Britain offered Friday to slash a 10.5 billion euros ($12.57 billion) off its cherished EU rebate, sources said, raising hopes of a breakthrough to a fierce standoff over the bloc's future budget.
Chirac said the EU summit was heading towards a budget deal
French President Jacques Chirac, who has demanded an outright end to the British budget cheque, immediately said EU leaders appeared to be heading "little by little" toward a deal on the 2007-2013 funding plans.
"Not everything is resolved but we are heading little by little towards a solution ... which would allow us to get out of this difficulty, this impasse," he said as a crunch summit headed into its final hours.
Talks on the European Union's 2007-2013 budget have been stalled due to Britain's refusal to give further ground on its long-cherished rebate, and France's resistance to reform of the bloc's disputed farm subsidy system.
Tony Blair believes any deal won't be an ideal one for anyone, including Britain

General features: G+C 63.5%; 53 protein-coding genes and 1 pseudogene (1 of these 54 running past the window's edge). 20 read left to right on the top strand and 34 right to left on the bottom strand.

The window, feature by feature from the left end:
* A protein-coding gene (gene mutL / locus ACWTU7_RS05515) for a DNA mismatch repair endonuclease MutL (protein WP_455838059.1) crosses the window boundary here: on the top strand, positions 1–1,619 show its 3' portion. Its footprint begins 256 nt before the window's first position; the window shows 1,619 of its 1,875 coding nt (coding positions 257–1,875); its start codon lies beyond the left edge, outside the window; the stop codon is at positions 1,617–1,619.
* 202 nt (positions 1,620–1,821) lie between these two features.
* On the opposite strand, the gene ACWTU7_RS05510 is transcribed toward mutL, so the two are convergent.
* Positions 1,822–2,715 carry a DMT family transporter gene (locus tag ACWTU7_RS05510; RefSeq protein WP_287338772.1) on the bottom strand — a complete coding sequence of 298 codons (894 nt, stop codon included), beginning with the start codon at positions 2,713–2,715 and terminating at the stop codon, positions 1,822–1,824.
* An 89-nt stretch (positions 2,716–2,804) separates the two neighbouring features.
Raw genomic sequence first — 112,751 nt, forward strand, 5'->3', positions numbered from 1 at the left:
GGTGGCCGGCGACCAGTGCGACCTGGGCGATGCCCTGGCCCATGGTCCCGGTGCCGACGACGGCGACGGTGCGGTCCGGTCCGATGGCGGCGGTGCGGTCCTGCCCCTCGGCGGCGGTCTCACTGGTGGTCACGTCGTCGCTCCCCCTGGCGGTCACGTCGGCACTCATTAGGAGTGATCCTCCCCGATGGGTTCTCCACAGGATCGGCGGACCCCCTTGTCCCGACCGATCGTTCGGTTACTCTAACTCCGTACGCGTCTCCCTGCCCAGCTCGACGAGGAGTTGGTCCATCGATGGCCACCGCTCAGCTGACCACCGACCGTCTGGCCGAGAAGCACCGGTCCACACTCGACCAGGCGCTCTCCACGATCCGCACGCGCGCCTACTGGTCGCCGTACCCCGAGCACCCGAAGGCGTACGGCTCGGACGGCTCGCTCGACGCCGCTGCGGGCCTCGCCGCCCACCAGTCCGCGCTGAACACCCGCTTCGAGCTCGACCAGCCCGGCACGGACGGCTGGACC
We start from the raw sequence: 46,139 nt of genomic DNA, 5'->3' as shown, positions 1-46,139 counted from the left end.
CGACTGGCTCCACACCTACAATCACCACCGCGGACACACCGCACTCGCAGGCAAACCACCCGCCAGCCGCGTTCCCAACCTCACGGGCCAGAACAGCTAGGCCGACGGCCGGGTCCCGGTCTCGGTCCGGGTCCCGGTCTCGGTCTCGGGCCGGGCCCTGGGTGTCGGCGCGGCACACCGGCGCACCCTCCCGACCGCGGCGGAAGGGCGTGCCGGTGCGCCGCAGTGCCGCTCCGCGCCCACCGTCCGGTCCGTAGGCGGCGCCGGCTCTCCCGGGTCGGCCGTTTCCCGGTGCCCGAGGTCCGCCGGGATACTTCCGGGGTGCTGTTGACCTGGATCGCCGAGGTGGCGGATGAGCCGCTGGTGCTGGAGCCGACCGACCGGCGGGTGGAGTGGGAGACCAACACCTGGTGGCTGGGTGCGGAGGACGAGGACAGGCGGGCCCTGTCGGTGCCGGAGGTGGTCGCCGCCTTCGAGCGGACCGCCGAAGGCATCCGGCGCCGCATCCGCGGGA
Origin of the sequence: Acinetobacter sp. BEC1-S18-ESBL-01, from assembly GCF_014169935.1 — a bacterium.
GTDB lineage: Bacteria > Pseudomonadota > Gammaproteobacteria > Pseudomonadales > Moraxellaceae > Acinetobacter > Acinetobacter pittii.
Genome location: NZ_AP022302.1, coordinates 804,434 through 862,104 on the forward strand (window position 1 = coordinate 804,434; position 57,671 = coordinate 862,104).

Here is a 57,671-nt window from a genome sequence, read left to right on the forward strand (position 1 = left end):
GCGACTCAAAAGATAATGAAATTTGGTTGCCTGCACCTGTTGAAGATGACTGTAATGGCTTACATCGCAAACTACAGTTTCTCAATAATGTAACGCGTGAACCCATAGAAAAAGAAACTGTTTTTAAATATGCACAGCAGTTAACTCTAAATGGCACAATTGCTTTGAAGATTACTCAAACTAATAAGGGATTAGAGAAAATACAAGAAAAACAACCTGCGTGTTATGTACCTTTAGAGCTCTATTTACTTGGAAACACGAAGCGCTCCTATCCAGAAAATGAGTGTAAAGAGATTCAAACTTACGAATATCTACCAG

A European source said that in its latest proposal Friday, Britain offered to cut an extra 2.5 billion euros off its EU rebate, from which it had already proposed slashing 8 billion euros over the seven-year period.
Budget dominates all
The new offer was presented to EU leaders on the second evening of a summit dominated by the budget wrangle. The other key problem has been French resistance to reforming the bloc's generous farm subsidy system.
Chirac voiced cautious optimism of a deal.
"I haven't got an answer at this moment to the question: will there be an agreement? The discussions are fairly positive," he told reporters, but added that the state of negotiations was "fairly positive."
Meanwhile an EU source added that Britain was proposing a total EU budget for 2007-2013 of 862.5 billion euros, increasing its previous proposal by 13.2 billion euros. If confirmed, it would match a proposal by German Chancellor Angela Merkel, whose country has long been the EU's biggest net contributor.